Thursday, November 12, 2015


When i satrted doing large format sets based on individual films earlier this year, I knew I wanted to go back and revisit Joel and Ethan Coen's A Serious Man.  It is easily one of my very favorite films ever, as well as the work which i feel best defines the Coens' thematic obsessions.  It also features incredibly beautiful cinematography from the untouchable Roger Deakins and a haunting, elegiacal score from Carter Burwell.
My original rework of the score was a bit "reigned in" and I wanted to create something meditative and expansive this time out, as well as adding some audio that reflected the violence lurking in the subtext of the film.  "A Serious Man: The Expanded Edition" contains:

The original 3CD rework of the score
A 3CD HNW version of my rework
An all-new 8CD expansive drone rework of the score
An HNW "Totality" recording made from the film's audio track

As usual with these "prestige" sets, it's packaged as 15 separate albums, each in their own DVD case utilizing my favorite images from the film (I did my own screen grabs for this one.)  It's a thing of menace and beauty, and I am very proud of it.  Here's my original write up of the first rework, from 2013:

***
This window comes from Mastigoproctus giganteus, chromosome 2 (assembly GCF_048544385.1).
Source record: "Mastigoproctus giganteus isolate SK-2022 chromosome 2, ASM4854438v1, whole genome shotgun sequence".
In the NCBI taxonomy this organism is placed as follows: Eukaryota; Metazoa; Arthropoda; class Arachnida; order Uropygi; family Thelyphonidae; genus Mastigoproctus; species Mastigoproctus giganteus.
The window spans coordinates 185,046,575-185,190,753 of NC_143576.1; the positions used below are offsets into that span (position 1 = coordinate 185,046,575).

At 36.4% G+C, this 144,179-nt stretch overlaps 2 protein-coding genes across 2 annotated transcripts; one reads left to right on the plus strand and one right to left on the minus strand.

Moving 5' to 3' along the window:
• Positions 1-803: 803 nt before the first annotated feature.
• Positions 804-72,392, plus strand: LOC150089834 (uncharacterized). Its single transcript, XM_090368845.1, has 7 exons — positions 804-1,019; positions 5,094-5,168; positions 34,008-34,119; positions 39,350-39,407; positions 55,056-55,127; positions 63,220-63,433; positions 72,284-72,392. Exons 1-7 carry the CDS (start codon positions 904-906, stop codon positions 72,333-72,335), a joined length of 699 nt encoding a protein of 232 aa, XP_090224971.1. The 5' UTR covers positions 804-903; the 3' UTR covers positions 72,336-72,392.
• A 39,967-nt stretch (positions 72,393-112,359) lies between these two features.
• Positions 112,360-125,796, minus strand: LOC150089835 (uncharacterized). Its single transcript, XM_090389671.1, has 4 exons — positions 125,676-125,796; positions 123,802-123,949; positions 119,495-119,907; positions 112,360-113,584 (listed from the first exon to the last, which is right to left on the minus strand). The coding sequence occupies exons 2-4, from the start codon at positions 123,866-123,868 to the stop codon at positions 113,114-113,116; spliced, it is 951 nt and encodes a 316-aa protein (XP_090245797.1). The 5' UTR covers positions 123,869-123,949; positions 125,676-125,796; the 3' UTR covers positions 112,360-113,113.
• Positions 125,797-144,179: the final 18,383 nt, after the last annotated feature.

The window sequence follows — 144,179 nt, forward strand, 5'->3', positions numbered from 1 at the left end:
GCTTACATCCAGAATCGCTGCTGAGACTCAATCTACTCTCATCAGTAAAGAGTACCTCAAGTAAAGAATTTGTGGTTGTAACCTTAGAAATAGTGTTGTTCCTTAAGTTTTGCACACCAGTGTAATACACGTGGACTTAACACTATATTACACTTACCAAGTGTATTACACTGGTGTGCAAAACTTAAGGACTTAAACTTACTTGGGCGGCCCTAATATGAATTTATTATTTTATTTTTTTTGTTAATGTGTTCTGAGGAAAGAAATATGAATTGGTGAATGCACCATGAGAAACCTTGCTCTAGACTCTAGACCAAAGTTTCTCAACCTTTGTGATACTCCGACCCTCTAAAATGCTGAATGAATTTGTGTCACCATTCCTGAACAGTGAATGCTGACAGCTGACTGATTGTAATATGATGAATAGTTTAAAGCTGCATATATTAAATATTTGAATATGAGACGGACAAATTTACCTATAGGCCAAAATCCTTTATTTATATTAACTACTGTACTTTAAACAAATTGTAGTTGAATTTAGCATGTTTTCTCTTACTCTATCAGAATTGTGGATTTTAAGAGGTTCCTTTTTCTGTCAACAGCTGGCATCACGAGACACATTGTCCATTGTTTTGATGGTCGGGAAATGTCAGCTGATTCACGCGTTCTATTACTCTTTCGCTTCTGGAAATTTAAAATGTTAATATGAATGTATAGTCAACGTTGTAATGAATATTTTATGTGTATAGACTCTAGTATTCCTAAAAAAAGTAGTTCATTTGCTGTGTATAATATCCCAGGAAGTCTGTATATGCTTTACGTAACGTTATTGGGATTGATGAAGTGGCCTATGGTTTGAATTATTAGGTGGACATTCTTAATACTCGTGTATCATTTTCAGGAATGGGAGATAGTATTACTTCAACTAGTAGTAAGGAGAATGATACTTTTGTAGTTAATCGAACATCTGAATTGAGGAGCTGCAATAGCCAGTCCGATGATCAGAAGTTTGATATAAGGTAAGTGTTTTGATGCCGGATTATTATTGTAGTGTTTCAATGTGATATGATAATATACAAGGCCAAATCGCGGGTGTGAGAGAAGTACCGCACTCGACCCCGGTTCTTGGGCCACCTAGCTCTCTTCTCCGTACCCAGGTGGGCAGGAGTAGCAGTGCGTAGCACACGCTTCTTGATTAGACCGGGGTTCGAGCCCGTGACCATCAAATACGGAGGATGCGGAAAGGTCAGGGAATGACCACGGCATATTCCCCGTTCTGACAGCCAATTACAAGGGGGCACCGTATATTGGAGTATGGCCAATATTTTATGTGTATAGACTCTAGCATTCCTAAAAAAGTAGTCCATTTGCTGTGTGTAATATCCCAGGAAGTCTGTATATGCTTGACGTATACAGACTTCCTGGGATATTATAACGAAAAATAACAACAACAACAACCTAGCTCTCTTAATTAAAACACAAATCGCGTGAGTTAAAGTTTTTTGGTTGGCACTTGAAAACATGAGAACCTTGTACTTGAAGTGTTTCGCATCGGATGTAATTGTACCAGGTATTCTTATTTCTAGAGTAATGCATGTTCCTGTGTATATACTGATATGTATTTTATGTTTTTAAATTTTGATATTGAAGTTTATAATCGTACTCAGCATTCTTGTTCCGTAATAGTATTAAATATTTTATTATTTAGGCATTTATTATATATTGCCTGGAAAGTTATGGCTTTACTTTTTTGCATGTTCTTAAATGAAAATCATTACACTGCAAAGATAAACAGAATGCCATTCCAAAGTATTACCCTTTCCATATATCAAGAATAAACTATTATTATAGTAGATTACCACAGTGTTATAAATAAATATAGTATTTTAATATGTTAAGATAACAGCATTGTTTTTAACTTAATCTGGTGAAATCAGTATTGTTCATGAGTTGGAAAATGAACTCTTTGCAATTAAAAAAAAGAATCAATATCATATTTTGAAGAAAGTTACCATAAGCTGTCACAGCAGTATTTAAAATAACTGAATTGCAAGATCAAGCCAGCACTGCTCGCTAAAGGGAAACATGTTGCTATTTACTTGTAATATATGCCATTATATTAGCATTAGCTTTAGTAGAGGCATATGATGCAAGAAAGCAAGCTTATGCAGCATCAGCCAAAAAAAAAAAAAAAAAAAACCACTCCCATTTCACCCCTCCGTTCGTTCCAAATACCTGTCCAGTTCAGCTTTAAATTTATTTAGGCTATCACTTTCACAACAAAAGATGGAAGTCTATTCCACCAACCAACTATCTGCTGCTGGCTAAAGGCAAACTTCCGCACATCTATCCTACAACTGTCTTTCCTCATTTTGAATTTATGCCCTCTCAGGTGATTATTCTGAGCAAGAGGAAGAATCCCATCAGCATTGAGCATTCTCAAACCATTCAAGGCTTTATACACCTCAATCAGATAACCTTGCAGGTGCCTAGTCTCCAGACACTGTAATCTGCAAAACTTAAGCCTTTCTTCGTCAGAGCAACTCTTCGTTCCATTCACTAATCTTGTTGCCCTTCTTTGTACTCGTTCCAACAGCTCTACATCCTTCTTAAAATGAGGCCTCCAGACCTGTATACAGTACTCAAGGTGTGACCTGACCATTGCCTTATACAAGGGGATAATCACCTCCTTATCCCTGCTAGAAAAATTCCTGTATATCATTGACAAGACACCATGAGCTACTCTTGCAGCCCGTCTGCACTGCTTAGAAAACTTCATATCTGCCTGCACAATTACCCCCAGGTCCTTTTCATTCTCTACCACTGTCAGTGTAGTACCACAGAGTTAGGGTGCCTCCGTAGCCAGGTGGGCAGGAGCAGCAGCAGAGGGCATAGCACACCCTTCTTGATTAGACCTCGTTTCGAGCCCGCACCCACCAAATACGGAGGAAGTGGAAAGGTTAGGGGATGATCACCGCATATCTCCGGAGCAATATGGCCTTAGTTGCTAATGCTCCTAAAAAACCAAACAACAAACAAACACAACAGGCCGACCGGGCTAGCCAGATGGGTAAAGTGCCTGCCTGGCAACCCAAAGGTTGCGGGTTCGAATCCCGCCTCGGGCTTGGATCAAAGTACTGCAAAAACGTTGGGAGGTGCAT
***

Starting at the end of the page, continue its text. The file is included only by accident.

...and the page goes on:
"The Coen Brothers are easily placed amongst my favorite filmmakers.  Their ability to interweave total absurdity, nihilism, and extreme violence into their films without sacrificing the rich and deeply poetic philosophical inquiries at their heart is nothing short of masterful.  Alongside No Country For Old Men and The Man Who Wasn't There, A Serious Man explores the bizarre interconnectedness of the universe and mankind's growing realization that nothing ultimately matters, and moreso than either of the above mentioned works, A Serious Man attempts to take philosophy itself to task for its failure to provide any sort of feasible answers to life's perplexities and complications.  The ridiculous equation Larry Gopnik attempts to explain to his bewildered students may as well be a map of the universe as a whole, vast and full of complexities, myriad roads and paths all leading nowhere.  Existence is vacuous, devoid, a glacial collapse of meaning.
I wanted to work with Carter Burwell's score because it so beautifully articulates the themes of the film: the repetitious and cyclical nature of being, the failure to find meaning in any action, and the ethereal and haunting beauty of the mysteries we entwine ourselves in throughout our meandering lives.  There is no noise here, only a calm and inquisitive stagnant stillness, and maybe even a sliver of beauty peaking through the cracks."

Released in a limited edition of 5 hand-numbered copies.  $150 ppd. in the United States, $163 rest of world.


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